News and Press Releases

Hueytown Tax Preparer Charged With Fraud

February 24, 2011

BIRMINGHAM – Federal prosecutors today charged a Hueytown man with electronically filing scores of fraudulent tax returns with the IRS, announced U.S. Attorney Joyce White Vance and IRS Criminal Investigations Special Agent in Charge Reginael McDaniel.

The criminal information filed in U.S. District Court charges ARNOLD L. BENEDICT, 35, with conspiracy to defraud the United States, with making false claims against the United States, and with aggravated identity theft during 2008 and 2009 while he owned and operated Benedict Tax Service and Ajari Tax Service.

“Taxpayers and tax-return preparers who try to scam the government for tax-return money are not only stealing from the government, they are stealing from all the honest citizens who pay their fair share of taxes,” Vance said. “This kind of fraud will not be tolerated. The government will prosecute and seek stern punishment,” she said.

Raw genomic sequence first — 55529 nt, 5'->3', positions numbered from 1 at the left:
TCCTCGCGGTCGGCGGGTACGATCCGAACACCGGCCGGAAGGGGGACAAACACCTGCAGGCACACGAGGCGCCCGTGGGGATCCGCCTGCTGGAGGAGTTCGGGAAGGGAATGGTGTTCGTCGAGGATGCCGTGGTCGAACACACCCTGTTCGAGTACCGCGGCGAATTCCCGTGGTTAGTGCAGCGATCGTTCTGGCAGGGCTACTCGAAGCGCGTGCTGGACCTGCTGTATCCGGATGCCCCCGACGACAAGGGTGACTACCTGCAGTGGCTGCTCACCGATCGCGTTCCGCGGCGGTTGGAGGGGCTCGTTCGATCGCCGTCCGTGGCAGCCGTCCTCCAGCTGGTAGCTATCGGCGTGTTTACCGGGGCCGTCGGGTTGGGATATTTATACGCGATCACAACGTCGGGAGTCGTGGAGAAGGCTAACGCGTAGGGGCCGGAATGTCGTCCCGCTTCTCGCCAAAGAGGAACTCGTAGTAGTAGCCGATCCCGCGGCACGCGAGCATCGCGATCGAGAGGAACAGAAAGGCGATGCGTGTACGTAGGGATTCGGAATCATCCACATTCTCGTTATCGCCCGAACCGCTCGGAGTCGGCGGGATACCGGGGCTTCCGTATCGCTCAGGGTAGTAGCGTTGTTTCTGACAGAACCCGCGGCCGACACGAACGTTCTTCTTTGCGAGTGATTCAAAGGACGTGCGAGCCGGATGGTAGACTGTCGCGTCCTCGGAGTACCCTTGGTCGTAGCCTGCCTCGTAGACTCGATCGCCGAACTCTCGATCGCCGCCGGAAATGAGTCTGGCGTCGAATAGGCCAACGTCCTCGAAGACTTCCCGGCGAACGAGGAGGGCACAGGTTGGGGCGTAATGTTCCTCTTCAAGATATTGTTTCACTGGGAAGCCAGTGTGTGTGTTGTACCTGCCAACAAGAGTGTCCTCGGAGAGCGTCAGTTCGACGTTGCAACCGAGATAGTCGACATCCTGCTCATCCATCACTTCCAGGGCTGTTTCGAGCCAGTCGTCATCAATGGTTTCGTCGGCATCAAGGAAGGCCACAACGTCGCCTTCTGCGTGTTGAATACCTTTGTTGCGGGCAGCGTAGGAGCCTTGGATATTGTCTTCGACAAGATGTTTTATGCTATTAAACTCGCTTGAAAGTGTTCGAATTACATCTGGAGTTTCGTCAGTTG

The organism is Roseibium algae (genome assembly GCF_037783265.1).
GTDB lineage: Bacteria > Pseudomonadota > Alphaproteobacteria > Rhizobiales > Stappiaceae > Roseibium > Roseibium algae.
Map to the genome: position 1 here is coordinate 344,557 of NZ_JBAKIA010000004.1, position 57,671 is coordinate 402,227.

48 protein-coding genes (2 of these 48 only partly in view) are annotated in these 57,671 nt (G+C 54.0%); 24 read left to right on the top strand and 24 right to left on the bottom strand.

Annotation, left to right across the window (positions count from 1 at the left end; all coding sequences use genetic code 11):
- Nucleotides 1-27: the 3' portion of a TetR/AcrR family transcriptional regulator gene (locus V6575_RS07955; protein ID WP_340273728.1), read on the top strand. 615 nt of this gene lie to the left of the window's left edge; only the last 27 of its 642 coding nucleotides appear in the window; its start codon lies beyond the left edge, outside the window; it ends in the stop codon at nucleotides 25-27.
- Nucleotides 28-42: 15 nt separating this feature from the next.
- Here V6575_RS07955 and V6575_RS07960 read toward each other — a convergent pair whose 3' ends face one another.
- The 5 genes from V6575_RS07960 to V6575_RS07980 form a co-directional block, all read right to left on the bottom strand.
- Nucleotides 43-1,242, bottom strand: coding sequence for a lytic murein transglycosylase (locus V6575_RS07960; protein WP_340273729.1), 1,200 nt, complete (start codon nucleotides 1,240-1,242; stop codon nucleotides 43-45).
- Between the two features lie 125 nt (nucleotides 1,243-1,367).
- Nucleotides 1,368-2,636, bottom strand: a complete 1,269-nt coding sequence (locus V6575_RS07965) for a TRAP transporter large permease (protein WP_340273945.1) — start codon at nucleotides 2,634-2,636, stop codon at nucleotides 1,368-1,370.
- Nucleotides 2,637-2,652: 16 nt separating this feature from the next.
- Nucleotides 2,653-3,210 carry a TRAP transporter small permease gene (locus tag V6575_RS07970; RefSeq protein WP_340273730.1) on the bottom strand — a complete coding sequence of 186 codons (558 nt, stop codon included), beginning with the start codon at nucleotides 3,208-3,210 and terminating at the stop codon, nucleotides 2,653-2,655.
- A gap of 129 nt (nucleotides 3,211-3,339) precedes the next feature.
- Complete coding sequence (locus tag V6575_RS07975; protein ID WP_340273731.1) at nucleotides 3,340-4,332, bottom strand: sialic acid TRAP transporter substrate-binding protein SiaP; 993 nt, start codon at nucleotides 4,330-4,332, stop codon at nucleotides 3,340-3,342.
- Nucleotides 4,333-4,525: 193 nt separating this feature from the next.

“At the IRS, protecting tax-payer money is a matter we take extremely seriously. An integral part of the agency’s mission involves detecting and catching fraudulent tax returns,” McDaniel said. “The object of these schemes is to defraud the government and the tax-paying public.”

During the time Benedict owned the tax-preparation businesses, he filed scores of fraudulent Individual Income Tax Returns with the Internal Revenue Service, falsely representing that the named taxpayers were entitled to receive substantial tax refunds when they were not, according to the information.

Benedict carried out his scheme by entering into refund-anticipation loan agreements with a bank to have refunds from the fraudulent returns deposited into an account he controlled, according to the charges against him. Many of the named taxpayers had their names, Social Security numbers and dates of birth stolen from them and used by Benedict to effect his fraud against the government, the information charges.

The maximum penalties Benedict could face include 12 years in prison, including mandatory imprisonment of two years for aggravated identity theft, $750,000 in fines, and full restitution to the IRS for the amount of false claims.

IRS Criminal Investigations special agents are investigating the case. Assistant U.S. Attorney Pat Meadows is prosecuting it.




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